For nearly 25 years, food science students in the department had the opportunity to apply for the Triticus Scholarship, but never knew the name of their donor that provided the funds to help make their college education possible.
At the annual CFANS Thanksgiving for Scholarships event in November, those students and other attendees finally learned the name of the man who has helped to provide over 76 scholarships to food science students: Arthur (Art) Fischer.
Art graduated from the department in 1949 with a Bachelor of Science degree in food technology before starting his career at General Mills. A career scientist at General Mills, Art spent 30 years with the company, including living and working in Central America for the final 20 years.
Upon retiring, Art and his wife Dolly relocated to Port Angeles, Washington. Not one to slow down, he stayed active by becoming a career volunteer. Working with Volunteers in Overseas Cooperative Assistance, he made 36 trips to Russia and Eastern Europe. Moving back to Minnesota in 2000, Art settled in Duluth and was active with Second Harvest Food Bank.
For all of his volunteerism, Art was recognized by several organizations, including being named the Second Harvest Food Bank Volunteer of the Year in 2008 and taking home the prestigious President’s Call to Service award in 2009.
But for all of his exciting global travels and volunteer opportunities, there was still one place that held a special place in Art’s heart: the University of Minnesota.
Art was a great supporter and served on the FSCN Advisory Committee, working closely with the department to help advance student learning and other issues. He loved supporting students, and wanted to see them succeed in industry and in life, which led to his biggest impact on the department.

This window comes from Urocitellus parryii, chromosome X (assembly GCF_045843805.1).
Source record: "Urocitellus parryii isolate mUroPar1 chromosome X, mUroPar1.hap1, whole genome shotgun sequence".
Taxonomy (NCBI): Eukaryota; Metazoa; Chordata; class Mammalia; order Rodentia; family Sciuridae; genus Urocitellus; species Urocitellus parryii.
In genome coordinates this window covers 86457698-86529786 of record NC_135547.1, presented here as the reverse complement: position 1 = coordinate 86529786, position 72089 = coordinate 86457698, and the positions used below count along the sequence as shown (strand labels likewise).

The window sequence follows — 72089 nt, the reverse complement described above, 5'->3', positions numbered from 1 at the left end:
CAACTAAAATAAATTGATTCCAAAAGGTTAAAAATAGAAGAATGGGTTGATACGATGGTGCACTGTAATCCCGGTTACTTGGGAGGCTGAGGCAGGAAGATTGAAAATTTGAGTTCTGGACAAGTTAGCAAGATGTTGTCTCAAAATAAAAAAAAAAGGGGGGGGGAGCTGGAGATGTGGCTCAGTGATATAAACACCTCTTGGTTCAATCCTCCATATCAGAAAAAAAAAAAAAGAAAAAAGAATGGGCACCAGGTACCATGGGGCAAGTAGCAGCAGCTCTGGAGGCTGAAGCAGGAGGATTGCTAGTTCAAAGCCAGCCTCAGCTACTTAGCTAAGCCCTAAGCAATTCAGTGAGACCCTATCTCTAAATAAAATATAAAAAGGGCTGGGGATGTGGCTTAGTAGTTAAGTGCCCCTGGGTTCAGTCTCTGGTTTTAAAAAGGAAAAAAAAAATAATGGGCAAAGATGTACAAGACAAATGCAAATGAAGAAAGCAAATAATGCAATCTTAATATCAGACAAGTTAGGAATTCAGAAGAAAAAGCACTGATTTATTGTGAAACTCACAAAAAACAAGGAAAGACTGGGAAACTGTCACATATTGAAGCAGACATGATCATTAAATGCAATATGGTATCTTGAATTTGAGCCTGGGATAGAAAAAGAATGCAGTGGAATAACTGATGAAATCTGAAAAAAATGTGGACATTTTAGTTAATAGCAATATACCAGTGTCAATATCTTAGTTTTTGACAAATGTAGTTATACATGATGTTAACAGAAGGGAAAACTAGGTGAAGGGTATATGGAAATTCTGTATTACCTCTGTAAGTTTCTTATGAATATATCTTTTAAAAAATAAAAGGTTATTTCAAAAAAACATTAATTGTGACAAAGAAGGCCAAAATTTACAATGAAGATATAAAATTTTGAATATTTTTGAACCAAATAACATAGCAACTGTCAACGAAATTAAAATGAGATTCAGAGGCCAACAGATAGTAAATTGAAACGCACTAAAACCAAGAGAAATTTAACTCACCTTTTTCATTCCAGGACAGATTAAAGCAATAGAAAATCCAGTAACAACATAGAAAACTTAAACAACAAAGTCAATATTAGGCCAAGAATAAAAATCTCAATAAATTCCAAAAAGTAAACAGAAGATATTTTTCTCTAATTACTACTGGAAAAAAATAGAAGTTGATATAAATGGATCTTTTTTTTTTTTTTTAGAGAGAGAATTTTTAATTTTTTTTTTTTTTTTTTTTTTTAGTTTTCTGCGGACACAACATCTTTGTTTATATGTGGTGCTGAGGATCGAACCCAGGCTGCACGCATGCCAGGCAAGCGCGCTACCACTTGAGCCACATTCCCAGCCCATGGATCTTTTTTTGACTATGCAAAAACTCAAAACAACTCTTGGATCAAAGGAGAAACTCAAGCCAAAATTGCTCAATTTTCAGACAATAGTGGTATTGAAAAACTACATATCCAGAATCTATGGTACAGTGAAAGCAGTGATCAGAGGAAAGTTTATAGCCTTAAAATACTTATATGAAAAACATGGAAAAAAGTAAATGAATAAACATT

In 1991, Art contacted university advancement to establish a scholarship fund, with one caveat: he wished to remain anonymous. The scholarship was created and designed to support youth who would not be able to enroll in college without financial aid. It was to be available to any student studying food science, and would be awarded on an annual basis.
Fast-forward 25 years. The scholarship has helped over 76 students study food science, including a few study abroad opportunities to expand student’s global perspective.
Art passed away in 2014, but he guaranteed his legacy would live on. In addition to the Triticus Scholarship, he also designated money to establish the Arthur and Dolly Fischer Scholarship. His generosity will ensure that students interested in attending college and studying food science and nutrition will have an opportunity they otherwise may have not. During his lifetime, Art Fischer gifted FSCN nearly $5.5 million.
After all those years of anonymity, the students who have benefited finally have a face and name to put with the generous spirit of helping students to succeed in college.
Thank you, Art.